Applied behavior analysis (ABA) is a fairly simple but effective form of therapy that uses the way each subject reacts to changes in his or her environment to modify or stop a certain behavior.  Today we’re going to go over the basics of what it helps with, how it works, and where you should go to learn more!

What it helps:

ABA is most often used to treat people with developmental disabilities.  Children on the Autism spectrum (Autism, Aspergers, PDD-NOS) can greatly benefit from ABA when dealing with behavioral, language, and social issues.  But it can be applied to many things ranging from seatbelt use to other severe mental disorders. While most commonly used when working with children, it can also help adults.

How it works:

There a number of ABA applications that are employed based on each case, but what they all revolve around is the following four ideas:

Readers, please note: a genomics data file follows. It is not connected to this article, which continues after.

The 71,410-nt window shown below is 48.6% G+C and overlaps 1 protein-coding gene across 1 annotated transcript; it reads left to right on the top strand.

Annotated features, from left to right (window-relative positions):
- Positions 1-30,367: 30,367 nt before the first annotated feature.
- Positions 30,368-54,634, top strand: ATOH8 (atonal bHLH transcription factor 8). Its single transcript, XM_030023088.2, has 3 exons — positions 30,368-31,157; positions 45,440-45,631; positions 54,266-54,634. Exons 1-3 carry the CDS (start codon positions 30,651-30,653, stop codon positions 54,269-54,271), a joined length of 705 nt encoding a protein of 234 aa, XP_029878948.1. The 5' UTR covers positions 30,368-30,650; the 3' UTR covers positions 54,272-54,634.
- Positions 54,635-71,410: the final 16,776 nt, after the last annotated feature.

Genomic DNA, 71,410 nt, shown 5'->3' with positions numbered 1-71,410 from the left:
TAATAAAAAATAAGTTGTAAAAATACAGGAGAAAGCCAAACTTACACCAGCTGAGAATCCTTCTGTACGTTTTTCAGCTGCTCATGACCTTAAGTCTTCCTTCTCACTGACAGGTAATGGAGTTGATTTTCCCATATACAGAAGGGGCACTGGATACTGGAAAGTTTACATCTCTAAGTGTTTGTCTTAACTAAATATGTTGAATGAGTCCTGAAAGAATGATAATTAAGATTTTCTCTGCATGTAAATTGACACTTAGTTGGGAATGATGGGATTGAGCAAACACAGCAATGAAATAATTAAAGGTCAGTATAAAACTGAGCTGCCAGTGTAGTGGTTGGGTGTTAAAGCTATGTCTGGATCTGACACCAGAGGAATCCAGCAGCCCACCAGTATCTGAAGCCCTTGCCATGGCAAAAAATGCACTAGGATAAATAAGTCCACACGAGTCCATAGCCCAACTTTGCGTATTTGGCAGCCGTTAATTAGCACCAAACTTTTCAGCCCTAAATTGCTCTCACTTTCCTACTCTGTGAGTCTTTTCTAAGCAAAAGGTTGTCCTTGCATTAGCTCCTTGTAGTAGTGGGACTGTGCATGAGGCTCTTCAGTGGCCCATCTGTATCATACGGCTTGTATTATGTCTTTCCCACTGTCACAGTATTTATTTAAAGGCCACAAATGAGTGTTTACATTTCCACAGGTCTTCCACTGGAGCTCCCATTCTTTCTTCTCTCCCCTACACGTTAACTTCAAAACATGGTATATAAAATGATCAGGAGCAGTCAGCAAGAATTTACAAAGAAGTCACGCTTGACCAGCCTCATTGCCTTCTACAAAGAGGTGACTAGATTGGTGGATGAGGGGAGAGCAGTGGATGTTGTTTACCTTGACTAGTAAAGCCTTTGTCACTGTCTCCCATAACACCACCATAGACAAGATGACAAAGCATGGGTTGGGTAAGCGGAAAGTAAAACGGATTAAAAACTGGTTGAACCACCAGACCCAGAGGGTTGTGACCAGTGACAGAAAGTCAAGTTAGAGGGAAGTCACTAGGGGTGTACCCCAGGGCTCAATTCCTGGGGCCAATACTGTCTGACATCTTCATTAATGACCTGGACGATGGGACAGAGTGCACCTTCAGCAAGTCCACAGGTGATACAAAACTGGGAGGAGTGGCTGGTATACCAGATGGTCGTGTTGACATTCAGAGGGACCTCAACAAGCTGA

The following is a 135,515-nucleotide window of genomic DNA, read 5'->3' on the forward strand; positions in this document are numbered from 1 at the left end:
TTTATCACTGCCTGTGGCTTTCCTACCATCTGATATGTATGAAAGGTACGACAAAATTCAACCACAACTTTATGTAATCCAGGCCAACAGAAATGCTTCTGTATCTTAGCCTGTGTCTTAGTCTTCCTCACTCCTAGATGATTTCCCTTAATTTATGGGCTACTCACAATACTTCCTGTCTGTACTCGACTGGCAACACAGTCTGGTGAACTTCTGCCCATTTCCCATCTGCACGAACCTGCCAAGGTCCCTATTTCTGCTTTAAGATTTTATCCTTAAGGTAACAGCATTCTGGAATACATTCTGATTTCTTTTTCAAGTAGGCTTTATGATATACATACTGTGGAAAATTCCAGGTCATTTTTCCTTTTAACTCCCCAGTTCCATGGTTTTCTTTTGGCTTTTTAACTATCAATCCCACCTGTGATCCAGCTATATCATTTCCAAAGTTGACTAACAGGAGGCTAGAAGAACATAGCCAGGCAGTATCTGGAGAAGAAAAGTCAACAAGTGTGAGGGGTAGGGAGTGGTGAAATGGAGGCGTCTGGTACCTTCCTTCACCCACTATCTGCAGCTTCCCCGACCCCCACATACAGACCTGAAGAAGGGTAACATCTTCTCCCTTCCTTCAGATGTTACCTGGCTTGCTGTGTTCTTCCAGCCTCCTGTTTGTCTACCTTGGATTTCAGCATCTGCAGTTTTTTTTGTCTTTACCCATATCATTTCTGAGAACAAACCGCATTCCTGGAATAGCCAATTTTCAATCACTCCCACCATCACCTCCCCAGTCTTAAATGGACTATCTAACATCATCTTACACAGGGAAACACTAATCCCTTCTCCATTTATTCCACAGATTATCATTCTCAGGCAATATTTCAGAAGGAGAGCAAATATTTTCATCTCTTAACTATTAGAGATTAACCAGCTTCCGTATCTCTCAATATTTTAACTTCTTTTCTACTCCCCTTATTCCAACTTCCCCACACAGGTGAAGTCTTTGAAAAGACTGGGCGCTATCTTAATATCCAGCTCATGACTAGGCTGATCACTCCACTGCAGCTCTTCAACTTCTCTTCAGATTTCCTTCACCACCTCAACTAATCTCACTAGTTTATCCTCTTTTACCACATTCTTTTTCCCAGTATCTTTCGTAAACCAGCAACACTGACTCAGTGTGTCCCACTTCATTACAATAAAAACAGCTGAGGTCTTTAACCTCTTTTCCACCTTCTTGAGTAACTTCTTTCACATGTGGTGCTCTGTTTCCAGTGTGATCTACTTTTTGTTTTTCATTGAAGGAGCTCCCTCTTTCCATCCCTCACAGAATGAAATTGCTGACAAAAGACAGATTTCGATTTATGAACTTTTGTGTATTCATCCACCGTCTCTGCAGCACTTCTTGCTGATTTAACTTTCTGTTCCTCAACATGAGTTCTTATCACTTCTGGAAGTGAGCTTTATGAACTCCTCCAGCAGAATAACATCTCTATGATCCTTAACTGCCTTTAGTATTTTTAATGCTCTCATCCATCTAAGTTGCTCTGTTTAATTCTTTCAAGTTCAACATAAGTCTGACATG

• A clear understanding of the issues to be addressed
  • Interaction with the subject to determine what motivates or discourages them
  • Breaking down whatever behavior needs to be improved or discouraged into the simplest steps possible
  • Using the understanding attained in the second step to motivate or discourage each step of the behavior

Example:  Tommy has Autism and is having difficulty remembering the alphabet.  Tommy’s therapist interacts with him and discovers that he loves putting puzzles together.  Tommy’s therapist offers him a puzzle piece for every successive letter of the alphabet that he recites to her.

Want to see it in action? Here’s a look at a session featuring a wonderful therapist and little boy named Nathan.  Nathan loves trains and bubbles, so the therapist uses them to help Nathan begin learning how to observe and respond appropriately to the actions of those around him (a social skill that many Autistic children struggle with).

Where to learn more?


Tagged with:

Leave a Reply

Your email address will not be published. Required fields are marked *


You may use these HTML tags and attributes: <a href="" title=""> <abbr title=""> <acronym title=""> <b> <blockquote cite=""> <cite> <code> <del datetime=""> <em> <i> <q cite=""> <strike> <strong>